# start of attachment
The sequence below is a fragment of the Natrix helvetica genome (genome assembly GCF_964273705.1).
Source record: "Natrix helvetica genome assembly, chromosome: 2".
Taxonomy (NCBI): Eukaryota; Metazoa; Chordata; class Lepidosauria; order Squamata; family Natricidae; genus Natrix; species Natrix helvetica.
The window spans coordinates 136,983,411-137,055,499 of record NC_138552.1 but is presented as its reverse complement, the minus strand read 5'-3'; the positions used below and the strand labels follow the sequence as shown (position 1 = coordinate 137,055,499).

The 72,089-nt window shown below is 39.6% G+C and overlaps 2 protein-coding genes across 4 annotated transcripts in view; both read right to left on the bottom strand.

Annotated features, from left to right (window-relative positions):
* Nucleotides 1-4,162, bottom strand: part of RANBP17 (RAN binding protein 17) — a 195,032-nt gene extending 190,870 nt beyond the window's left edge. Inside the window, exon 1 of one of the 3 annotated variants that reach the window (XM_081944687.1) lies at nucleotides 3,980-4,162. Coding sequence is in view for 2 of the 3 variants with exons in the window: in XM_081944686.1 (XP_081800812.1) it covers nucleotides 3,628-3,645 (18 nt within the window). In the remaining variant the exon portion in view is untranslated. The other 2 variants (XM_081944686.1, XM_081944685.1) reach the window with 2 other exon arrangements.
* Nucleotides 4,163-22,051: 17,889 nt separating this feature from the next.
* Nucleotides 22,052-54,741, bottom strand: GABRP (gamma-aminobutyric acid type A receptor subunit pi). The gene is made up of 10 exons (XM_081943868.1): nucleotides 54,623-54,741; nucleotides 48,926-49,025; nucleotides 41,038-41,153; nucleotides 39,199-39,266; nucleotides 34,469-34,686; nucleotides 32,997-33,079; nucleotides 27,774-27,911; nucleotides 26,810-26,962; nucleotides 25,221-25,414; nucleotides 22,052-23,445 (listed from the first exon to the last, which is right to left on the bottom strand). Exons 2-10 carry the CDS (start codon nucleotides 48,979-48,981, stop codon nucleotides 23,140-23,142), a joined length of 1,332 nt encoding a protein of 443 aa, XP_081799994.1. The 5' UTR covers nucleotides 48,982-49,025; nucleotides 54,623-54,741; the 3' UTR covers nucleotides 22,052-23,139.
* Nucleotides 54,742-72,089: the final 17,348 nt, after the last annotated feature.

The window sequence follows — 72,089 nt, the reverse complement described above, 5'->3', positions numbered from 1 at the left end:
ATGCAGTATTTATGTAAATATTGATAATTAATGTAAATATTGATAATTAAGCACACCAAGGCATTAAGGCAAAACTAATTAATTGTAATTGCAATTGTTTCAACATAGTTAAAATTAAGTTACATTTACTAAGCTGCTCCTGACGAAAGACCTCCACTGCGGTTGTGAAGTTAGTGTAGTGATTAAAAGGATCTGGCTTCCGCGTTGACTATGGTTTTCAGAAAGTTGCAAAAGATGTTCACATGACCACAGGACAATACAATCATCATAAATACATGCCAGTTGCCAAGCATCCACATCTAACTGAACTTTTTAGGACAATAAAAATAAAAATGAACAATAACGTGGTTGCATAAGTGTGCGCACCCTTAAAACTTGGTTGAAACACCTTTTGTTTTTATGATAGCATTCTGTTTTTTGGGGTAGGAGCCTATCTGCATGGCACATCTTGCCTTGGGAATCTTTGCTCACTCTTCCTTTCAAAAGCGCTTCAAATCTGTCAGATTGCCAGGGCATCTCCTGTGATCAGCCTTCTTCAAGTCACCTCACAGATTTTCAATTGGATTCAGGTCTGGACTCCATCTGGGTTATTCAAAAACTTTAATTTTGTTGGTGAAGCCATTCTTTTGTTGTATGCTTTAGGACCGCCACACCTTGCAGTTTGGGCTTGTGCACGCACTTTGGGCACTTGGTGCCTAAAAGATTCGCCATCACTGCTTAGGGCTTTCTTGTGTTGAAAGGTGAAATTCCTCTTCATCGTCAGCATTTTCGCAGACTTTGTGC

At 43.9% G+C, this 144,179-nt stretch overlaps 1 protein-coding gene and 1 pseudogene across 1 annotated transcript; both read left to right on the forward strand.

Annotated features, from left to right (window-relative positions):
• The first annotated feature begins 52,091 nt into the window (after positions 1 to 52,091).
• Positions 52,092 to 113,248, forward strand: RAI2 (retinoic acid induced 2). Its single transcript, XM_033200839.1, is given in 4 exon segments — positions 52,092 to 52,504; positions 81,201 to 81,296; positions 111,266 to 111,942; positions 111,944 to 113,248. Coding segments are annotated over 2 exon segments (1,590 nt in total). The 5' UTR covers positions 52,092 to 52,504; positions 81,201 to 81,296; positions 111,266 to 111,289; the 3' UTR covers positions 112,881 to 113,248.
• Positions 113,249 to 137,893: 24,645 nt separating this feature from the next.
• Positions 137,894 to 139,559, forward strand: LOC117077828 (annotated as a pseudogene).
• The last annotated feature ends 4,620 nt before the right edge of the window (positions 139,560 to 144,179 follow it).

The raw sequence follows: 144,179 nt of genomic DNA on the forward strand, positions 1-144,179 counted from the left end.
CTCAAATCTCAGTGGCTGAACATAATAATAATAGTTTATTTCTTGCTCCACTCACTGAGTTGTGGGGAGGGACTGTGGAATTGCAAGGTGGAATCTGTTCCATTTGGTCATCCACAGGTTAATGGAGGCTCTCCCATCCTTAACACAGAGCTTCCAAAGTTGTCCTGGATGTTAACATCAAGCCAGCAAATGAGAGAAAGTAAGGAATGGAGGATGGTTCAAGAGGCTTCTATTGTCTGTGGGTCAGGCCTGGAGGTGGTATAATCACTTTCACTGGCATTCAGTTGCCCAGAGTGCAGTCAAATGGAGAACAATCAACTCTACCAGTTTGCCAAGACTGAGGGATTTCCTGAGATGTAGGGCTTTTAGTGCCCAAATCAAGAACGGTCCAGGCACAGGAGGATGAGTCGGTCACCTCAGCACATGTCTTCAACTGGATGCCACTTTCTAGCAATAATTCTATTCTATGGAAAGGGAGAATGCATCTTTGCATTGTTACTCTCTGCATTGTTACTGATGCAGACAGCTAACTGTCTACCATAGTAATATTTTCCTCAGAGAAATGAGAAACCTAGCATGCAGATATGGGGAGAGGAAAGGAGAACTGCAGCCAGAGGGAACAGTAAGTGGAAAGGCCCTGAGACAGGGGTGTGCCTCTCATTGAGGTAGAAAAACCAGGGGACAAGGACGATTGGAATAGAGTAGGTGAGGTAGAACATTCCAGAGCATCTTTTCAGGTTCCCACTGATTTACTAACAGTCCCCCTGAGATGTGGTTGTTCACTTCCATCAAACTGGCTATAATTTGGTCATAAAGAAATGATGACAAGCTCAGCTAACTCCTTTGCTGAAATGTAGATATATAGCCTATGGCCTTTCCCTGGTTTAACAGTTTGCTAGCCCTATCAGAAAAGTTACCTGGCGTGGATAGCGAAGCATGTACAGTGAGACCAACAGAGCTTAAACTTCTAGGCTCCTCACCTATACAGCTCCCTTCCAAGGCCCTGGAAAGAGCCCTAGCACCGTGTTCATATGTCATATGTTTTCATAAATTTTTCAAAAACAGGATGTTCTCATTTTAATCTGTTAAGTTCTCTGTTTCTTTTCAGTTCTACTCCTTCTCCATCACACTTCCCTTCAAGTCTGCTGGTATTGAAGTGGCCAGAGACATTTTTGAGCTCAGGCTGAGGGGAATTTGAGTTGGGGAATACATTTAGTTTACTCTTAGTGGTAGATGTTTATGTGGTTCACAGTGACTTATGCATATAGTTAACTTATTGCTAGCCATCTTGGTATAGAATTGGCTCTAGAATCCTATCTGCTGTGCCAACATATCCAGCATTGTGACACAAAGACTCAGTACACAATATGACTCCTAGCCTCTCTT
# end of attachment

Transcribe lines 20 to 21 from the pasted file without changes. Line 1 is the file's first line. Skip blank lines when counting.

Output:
The raw sequence follows: 144,179 nt of genomic DNA on the forward strand, positions 1-144,179 counted from the left end.
CTCAAATCTCAGTGGCTGAACATAATAATAATAGTTTATTTCTTGCTCCACTCACTGAGTTGTGGGGAGGGACTGTGGAATTGCAAGGTGGAATCTGTTCCATTTGGTCATCCACAGGTTAATGGAGGCTCTCCCATCCTTAACACAGAGCTTCCAAAGTTGTCCTGGATGTTAACATCAAGCCAGCAAATGAGAGAAAGTAAGGAATGGAGGATGGTTCAAGAGGCTTCTATTGTCTGTGGGTCAGGCCTGGAGGTGGTATAATCACTTTCACTGGCATTCAGTTGCCCAGAGTGCAGTCAAATGGAGAACAATCAACTCTACCAGTTTGCCAAGACTGAGGGATTTCCTGAGATGTAGGGCTTTTAGTGCCCAAATCAAGAACGGTCCAGGCACAGGAGGATGAGTCGGTCACCTCAGCACATGTCTTCAACTGGATGCCACTTTCTAGCAATAATTCTATTCTATGGAAAGGGAGAATGCATCTTTGCATTGTTACTCTCTGCATTGTTACTGATGCAGACAGCTAACTGTCTACCATAGTAATATTTTCCTCAGAGAAATGAGAAACCTAGCATGCAGATATGGGGAGAGGAAAGGAGAACTGCAGCCAGAGGGAACAGTAAGTGGAAAGGCCCTGAGACAGGGGTGTGCCTCTCATTGAGGTAGAAAAACCAGGGGACAAGGACGATTGGAATAGAGTAGGTGAGGTAGAACATTCCAGAGCATCTTTTCAGGTTCCCACTGATTTACTAACAGTCCCCCTGAGATGTGGTTGTTCACTTCCATCAAACTGGCTATAATTTGGTCATAAAGAAATGATGACAAGCTCAGCTAACTCCTTTGCTGAAATGTAGATATATAGCCTATGGCCTTTCCCTGGTTTAACAGTTTGCTAGCCCTATCAGAAAAGTTACCTGGCGTGGATAGCGAAGCATGTACAGTGAGACCAACAGAGCTTAAACTTCTAGGCTCCTCACCTATACAGCTCCCTTCCAAGGCCCTGGAAAGAGCCCTAGCACCGTGTTCATATGTCATATGTTTTCATAAATTTTTCAAAAACAGGATGTTCTCATTTTAATCTGTTAAGTTCTCTGTTTCTTTTCAGTTCTACTCCTTCTCCATCACACTTCCCTTCAAGTCTGCTGGTATTGAAGTGGCCAGAGACATTTTTGAGCTCAGGCTGAGGGGAATTTGAGTTGGGGAATACATTTAGTTTACTCTTAGTGGTAGATGTTTATGTGGTTCACAGTGACTTATGCATATAGTTAACTTATTGCTAGCCATCTTGGTATAGAATTGGCTCTAGAATCCTATCTGCTGTGCCAACATATCCAGCATTGTGACACAAAGACTCAGTACACAATATGACTCCTAGCCTCTCTT